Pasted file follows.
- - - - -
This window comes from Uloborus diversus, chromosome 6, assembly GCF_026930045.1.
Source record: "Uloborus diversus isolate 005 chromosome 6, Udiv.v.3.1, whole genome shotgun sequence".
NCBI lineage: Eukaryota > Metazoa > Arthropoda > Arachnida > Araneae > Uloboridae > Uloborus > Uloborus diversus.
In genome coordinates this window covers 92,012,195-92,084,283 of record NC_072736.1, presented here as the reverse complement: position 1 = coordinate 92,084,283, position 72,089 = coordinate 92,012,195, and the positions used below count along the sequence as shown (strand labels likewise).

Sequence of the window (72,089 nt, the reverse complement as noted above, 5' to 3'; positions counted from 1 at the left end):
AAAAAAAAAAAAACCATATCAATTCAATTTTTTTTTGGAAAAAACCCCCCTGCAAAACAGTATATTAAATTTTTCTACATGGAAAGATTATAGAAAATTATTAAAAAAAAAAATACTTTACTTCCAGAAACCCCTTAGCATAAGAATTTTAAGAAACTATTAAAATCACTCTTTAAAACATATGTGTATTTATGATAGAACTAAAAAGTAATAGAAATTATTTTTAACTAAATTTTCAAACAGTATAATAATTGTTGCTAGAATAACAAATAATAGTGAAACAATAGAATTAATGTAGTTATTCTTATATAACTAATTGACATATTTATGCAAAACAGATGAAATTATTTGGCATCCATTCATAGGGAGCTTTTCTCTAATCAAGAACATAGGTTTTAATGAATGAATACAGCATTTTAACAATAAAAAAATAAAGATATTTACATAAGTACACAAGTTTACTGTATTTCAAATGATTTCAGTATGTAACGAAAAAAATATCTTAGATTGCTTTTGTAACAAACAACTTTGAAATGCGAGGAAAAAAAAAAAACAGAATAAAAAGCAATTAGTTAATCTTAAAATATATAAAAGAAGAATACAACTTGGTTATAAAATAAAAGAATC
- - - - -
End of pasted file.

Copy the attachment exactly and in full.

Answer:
This window comes from Uloborus diversus, chromosome 6, assembly GCF_026930045.1.
Source record: "Uloborus diversus isolate 005 chromosome 6, Udiv.v.3.1, whole genome shotgun sequence".
NCBI lineage: Eukaryota > Metazoa > Arthropoda > Arachnida > Araneae > Uloboridae > Uloborus > Uloborus diversus.
In genome coordinates this window covers 92,012,195-92,084,283 of record NC_072736.1, presented here as the reverse complement: position 1 = coordinate 92,084,283, position 72,089 = coordinate 92,012,195, and the positions used below count along the sequence as shown (strand labels likewise).

Sequence of the window (72,089 nt, the reverse complement as noted above, 5' to 3'; positions counted from 1 at the left end):
AAAAAAAAAAAAACCATATCAATTCAATTTTTTTTTGGAAAAAACCCCCCTGCAAAACAGTATATTAAATTTTTCTACATGGAAAGATTATAGAAAATTATTAAAAAAAAAAATACTTTACTTCCAGAAACCCCTTAGCATAAGAATTTTAAGAAACTATTAAAATCACTCTTTAAAACATATGTGTATTTATGATAGAACTAAAAAGTAATAGAAATTATTTTTAACTAAATTTTCAAACAGTATAATAATTGTTGCTAGAATAACAAATAATAGTGAAACAATAGAATTAATGTAGTTATTCTTATATAACTAATTGACATATTTATGCAAAACAGATGAAATTATTTGGCATCCATTCATAGGGAGCTTTTCTCTAATCAAGAACATAGGTTTTAATGAATGAATACAGCATTTTAACAATAAAAAAATAAAGATATTTACATAAGTACACAAGTTTACTGTATTTCAAATGATTTCAGTATGTAACGAAAAAAATATCTTAGATTGCTTTTGTAACAAACAACTTTGAAATGCGAGGAAAAAAAAAAAACAGAATAAAAAGCAATTAGTTAATCTTAAAATATATAAAAGAAGAATACAACTTGGTTATAAAATAAAAGAATC